What are the two most stress-producing words in the english language? Venomous spider? Super volcano? Prostate exam? Small beans, all of them. If you want to pack the maximum amount of anxiety and aggravation into two words, you need only to say, "April 15th".
Say those words and people will scream and cringe like you've dragged your nails across a chalkboard. Why? Because it's not only the last day to file your income taxes, it's also the day your first quarter business taxes are due. This is my first year attempting to navigate the small business tax maze, and let me assure you, going through labor and giving birth was a substantially more pleasant process.
Terrorists and the demons who run hell alike look with admiration at our federal and state tax system. It's time consuming, it makes you feel stupid, and best of all, there are frequent, despair-inducing warnings about the horrific penalties they're ready to slap on your slightest misstep.
"Congratulations on starting your own business!" the State Franchise Tax Board website says. "Prepare to kiss your assets goodbye! Most small businesses fail in a humiliating fashion. In order to help ensure you fail more efficiently, we've provided incomprehensible tax forms online with instructions written by someone who regularly drops acid and is only fluent in Sanskrit."
All I was able to glean from the FTB website was that as a small business owner, I am expected to guess what I will owe in taxes next year and then pay that in four equal amounts during the course of the year. If I do not pay on time, I will be penalized. If I guess too low and don't pay enough, I will be penalized. If I dot my i's with tiny hearts when I fill out the form, I will be penalized. Severely.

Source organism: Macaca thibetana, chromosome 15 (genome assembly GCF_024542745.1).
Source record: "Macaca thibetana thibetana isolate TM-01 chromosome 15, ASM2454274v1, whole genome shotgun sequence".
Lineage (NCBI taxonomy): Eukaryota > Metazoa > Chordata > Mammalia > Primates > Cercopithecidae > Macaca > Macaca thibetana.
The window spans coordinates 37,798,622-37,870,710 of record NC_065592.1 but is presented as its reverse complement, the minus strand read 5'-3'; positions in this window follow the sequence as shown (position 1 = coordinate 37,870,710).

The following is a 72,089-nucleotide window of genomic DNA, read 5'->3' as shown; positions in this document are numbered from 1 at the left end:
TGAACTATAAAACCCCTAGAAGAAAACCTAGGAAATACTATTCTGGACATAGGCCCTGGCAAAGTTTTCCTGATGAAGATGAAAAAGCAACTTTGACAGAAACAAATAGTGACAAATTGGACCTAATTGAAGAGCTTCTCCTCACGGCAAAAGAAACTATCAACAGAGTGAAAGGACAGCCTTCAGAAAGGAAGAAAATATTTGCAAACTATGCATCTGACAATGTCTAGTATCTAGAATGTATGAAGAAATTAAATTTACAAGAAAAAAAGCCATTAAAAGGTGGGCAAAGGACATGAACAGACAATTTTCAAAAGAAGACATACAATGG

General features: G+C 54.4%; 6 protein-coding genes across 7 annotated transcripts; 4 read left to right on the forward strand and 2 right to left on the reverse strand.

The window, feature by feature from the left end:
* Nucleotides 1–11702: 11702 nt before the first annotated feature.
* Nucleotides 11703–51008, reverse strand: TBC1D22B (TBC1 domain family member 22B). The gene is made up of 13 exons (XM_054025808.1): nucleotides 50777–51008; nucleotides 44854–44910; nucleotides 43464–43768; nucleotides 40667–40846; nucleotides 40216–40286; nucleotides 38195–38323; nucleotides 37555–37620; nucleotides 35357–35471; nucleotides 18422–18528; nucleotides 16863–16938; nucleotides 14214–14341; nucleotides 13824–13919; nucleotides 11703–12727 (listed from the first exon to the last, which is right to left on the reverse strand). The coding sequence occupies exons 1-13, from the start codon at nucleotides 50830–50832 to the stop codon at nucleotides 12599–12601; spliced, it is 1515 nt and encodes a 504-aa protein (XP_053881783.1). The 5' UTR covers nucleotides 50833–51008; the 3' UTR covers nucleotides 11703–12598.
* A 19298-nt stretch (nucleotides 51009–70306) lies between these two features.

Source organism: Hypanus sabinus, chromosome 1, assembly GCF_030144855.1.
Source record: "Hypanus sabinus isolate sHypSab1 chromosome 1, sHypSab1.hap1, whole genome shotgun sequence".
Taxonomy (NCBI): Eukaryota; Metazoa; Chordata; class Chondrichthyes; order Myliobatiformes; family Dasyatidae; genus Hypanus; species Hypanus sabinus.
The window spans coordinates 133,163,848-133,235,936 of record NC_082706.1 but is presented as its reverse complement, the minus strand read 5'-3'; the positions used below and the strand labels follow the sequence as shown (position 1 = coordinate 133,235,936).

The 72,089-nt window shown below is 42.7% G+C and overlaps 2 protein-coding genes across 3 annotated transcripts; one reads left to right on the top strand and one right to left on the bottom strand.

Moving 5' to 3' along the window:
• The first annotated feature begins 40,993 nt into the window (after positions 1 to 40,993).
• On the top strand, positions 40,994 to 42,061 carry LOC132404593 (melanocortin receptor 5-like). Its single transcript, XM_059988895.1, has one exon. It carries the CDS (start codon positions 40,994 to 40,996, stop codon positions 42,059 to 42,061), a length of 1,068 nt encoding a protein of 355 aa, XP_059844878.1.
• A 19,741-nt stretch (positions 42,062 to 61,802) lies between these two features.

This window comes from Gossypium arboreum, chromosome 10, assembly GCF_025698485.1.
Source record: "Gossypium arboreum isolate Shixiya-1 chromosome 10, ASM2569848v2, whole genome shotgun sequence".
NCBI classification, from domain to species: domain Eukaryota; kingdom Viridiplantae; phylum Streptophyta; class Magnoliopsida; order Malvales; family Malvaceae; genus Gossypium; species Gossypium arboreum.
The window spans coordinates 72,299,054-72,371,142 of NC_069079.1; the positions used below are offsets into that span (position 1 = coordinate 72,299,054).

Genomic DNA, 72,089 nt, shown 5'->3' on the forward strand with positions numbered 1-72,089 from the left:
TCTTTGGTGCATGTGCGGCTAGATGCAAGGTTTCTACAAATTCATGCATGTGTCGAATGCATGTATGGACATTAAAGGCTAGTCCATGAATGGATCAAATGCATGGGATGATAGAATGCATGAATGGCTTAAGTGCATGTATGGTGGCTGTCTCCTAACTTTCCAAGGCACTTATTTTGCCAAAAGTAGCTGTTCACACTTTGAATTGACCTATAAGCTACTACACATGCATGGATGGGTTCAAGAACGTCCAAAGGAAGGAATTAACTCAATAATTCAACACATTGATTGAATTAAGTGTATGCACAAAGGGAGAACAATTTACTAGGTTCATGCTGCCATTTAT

Whimpering, I went in search of more information.
Reference librarians who have been delighted to research the burial procedures of Silk Road mummies and/or explain to me brain surgery refused to answer questions related to my impending first quarter taxes. City and county officials winced and went to lunch. Everywhere I went, all I heard was, "No way. We don't do tax advice."
I ventured into the lair of the IRS, brightening at the cheerful posters on the walls saying, "Yes! We can answer your tax questions and help you fill out forms!" But when I uttered the words, "California Franchise Tax Board" the IRS agent hissed at me and slammed her window shut in my face.
A sign posted on the IRS tax form library said that you could get the quarterly State tax forms at the office of Senator Denham, downtown. I drove in standard military search patterns around the address they gave for forty-five minutes, ignoring drug dealers and ladies-of-the-what-the-heck-so-it's-mid-afternoon, looking for Senator Denham's office. I found neither a senator, nor the forms.
"Well, you can get em online, hon," said an overly made-up forty-year-old in a miniskirt when I stopped to ask for directions.
"Easily?" I asked skeptically.
"Sure, that's how I do it. That way I don't have to worry about the penalties for filing my quarterlies late."
"Can you help me figure it out? This is my first time!" I gushed, only to have her step away from my car and make a gesture to ward off evil.
"No way, hon. I don't do tax advice."
In despair, I bought a Sanskrit-to-English dictionary and stared at the website for another week. The deadline was looming. Finally I broke down and crawled into a reputable tax assistance agency.
"Help me! Pleeeease!" I sobbed. "I'll pay you anything! Just don't let the State hurt meee!"
Several lesser tax preparation specialists cringed and ran, but one bold tax professional strode out from the back of the building. The rest cowered around him, throwing rose petals and chanting his name. He took a seat and gestured for me to hand him my financial information. I waited in trembling silence for his wisdom.
"Kid," he looked up from my papers and tossed them back at me. "Come back when you make some real money."
So that was it. I don't need to pay quarterly taxes yet after all. I was mocked by a tax guru, but at least he was nice enough to mock me for free. And I'd tell you the when's and how's and why's that he related to me, except...
I don't do tax advice.
Comments in Sanskrit to Alex.Queen@gmail.com.
This article first appeared in the Manteca (Calif.) Bulletin.